Objective—To determine effects after topical administration of latanoprost, timolol, or a commercially available latanoprosttimolol combination twice daily on intraocular pressure (IOP), pupil size (PS), and heart rate (HR) in clinically normal dogs.
Animals—17 clinically normal dogs.
Procedures—A randomized controlled clinical trial was performed with a treatment (n = 9) and saline (0.9% NaCl) solution group (8). Each dog in the treatment group received 3 treatments (latanoprost, timolol, and the latanoprost-timolol combination), with a 14-day washout period between treatments. Baseline values were established on day 1 of each treatment period. On days 2 through 5, drugs were administered topically every 12 hours to 1 eye of each dog in the treatment group. In both groups, IOP PS, and HR were measured at 0, 2, 4, 6, 8, and 9 hours on days 2 and 5.
Results—Eyes treated with latanoprost or the latanoprost-timolol combination had a significant decrease in IOP and a significantly smaller PS, compared with results for dogs receiving only timolol or dogs in the saline solution group. Timolol and the latanoprost-timolol combination both significantly lowered HR, compared with HR following administration of latanoprost and the saline solution.
Conclusions and Clinical Relevance—Topical administration of latanoprost alone was as effective at lowering IOP as was administration of the latanoprost-timolol combination when both were given every 12 hours to clinically normal dogs. Timolol, either alone or in combination with latanoprost, appeared to have little or no effect on IOP in clinically normal dogs but was associated with a reduction in HR. (Am J Vet Res 2010;71:1055–1061)
Objective—To evaluate concordance among veterinary
pathologists in the assessment of histologic findings
in the pars intermedia of pituitary gland sections
from aged horses with mild signs suggestive of pituitary
pars intermedia dysfunction (PPID).
Sample Population—10 pituitary glands from aged
Procedure—7 pathologists were provided with signalment,
clinical signs, and a single H&E-stained pituitary
gland section from 10 aged horses with mild
signs suggestive of PPID. Pathologists described histologic
findings for each section and stated whether
findings were consistent with PPID. Agreement
among pathologists and with antemortem diagnostic
test results was calculated.
Results—Overall, only fair agreement was found
among the pathologists as to which horses had histologic
findings consistent with disease (mean ± SE
kappa value, 0.34 ± 0.069). Interpretation of individual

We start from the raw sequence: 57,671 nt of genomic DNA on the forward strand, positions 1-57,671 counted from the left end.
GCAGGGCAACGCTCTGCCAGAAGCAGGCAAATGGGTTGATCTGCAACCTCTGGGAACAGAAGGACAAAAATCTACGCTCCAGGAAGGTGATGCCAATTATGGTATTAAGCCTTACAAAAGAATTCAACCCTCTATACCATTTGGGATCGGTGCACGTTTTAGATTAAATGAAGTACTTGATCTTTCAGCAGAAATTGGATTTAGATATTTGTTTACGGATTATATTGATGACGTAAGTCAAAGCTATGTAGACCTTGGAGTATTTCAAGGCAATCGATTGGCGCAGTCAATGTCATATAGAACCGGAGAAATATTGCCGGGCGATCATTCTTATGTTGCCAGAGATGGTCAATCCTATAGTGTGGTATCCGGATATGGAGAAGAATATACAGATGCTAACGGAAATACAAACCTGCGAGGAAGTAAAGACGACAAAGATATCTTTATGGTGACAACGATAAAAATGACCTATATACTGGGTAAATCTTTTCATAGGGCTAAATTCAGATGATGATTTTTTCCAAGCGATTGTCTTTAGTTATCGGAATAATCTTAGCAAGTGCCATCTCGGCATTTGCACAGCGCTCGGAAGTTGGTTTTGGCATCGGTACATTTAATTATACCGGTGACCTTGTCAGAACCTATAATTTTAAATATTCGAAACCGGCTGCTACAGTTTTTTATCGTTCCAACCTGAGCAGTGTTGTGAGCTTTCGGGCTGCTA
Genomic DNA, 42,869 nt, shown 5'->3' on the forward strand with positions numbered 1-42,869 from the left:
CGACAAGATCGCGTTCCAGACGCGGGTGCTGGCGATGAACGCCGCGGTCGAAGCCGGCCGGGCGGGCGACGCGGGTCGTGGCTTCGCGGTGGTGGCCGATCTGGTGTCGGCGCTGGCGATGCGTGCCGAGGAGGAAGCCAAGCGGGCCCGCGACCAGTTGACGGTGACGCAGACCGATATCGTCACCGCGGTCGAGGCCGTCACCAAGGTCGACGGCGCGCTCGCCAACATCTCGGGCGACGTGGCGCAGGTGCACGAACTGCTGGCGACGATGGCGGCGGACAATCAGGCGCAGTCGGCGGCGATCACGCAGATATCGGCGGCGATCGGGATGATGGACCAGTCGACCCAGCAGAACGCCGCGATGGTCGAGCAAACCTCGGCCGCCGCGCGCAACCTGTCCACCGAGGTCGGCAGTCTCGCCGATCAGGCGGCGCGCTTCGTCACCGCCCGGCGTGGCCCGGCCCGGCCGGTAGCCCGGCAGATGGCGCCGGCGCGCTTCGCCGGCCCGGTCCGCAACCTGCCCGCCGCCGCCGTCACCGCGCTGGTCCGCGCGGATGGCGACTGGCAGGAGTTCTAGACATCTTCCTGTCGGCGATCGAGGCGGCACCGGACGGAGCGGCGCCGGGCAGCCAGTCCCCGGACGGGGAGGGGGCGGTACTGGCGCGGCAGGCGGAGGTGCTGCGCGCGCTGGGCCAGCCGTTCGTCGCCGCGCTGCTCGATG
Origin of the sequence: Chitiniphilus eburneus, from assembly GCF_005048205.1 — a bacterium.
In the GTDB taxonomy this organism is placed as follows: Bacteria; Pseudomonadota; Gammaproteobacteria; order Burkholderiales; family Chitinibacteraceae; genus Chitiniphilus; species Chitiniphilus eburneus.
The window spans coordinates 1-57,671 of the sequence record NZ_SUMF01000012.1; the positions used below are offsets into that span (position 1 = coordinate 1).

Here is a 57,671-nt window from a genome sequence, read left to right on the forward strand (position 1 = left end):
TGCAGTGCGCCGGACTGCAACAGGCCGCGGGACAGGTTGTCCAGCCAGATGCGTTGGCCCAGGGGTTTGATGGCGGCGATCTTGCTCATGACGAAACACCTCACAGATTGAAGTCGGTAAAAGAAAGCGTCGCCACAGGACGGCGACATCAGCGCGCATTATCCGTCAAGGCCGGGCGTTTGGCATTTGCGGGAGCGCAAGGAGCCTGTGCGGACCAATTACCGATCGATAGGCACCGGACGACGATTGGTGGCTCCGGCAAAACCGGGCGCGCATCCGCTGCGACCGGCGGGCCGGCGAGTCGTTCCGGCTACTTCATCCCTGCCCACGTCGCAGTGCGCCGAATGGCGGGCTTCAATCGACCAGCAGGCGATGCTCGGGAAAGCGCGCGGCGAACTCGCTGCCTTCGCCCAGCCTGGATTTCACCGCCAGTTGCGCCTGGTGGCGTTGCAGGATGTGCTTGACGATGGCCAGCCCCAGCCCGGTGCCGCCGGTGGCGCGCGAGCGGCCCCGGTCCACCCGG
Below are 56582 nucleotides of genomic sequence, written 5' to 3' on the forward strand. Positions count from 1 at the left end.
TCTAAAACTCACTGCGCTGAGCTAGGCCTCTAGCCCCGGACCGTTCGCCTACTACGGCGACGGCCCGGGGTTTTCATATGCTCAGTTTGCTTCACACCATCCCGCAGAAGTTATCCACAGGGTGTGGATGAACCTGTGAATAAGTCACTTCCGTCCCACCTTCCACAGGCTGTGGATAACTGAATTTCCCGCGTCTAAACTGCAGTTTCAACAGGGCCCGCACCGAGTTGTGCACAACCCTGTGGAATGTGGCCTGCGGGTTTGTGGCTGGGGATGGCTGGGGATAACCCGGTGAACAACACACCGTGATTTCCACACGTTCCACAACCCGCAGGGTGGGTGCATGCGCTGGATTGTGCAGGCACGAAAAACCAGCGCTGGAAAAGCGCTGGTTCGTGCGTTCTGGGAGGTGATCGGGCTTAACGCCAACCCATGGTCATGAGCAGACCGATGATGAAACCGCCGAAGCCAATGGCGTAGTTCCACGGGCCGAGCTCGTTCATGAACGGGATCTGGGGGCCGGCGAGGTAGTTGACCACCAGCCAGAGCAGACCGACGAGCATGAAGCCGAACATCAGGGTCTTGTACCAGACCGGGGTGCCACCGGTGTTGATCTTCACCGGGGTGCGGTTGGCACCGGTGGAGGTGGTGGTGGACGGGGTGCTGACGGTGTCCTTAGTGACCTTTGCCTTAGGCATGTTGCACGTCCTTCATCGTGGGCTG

sections varied, with minimal agreement (4 or 5/7
pathologists) for 5 of 10 sections evaluated.
Postmortem assessment was in agreement with an
antemortem endocrine diagnostic test result 79% of
Conclusions and Clinical Relevance—Validation of
antemortem diagnostic testing for PPID in horses
often relies on the results of postmortem histologic
evaluation. The lack of consensus in histologic interpretation
of pituitary glands from aged horses with
mild clinical signs in our study indicates that postmortem
histologic evaluation of pituitary glands is an
inappropriate standard in validation of antemortem
diagnostic tests for detection of early PPID. Caution
should be used when interpreting diagnostic test
results in horses in which early PPID is suspected.
(Am J Vet Res 2005;66:2055–2059)
Objective—To determine prevalence of anthelmintic resistance on sheep and goat farms in the southeastern United States.
Animals—Sheep and goats from 46 farms in 8 southern states, Puerto Rico, and St Croix in the US Virgin Islands.
Procedures—Parasite eggs were isolated from fecal samples, and susceptibility to benzimidazole, imidathiazole, and avermectin-milbemycin anthelmintics was evaluated with a commercial larval development assay.
Results—Haemonchus contortus was the most common parasite on 44 of 46 farms; Trichostrongylus colubriformis was the second most commonly identified parasite. Haemonchus contortus from 45 (98%), 25 (54%), 35 (76%), and 11 (24%) farms were resistant to benzimidazole, levamisole, ivermectin, and moxidectin, respectively. Resistance to all 3 classes of anthelmintics was detected on 22 (48%) farms, and resistance to all 3 classes plus moxidectin was detected on 8 farms (17%).
Conclusions and Clinical Relevance—Findings provided strong evidence that anthelmintic resistance is a serious problem on small ruminant farms throughout the southeastern United States. Owing to the frequent movement of animals among regions, the prevalence of resistance in other regions of the United States is likely to also be high. Consequently, testing of parasite eggs for anthelmintic resistance should be a routine part of parasite management on small ruminant farms.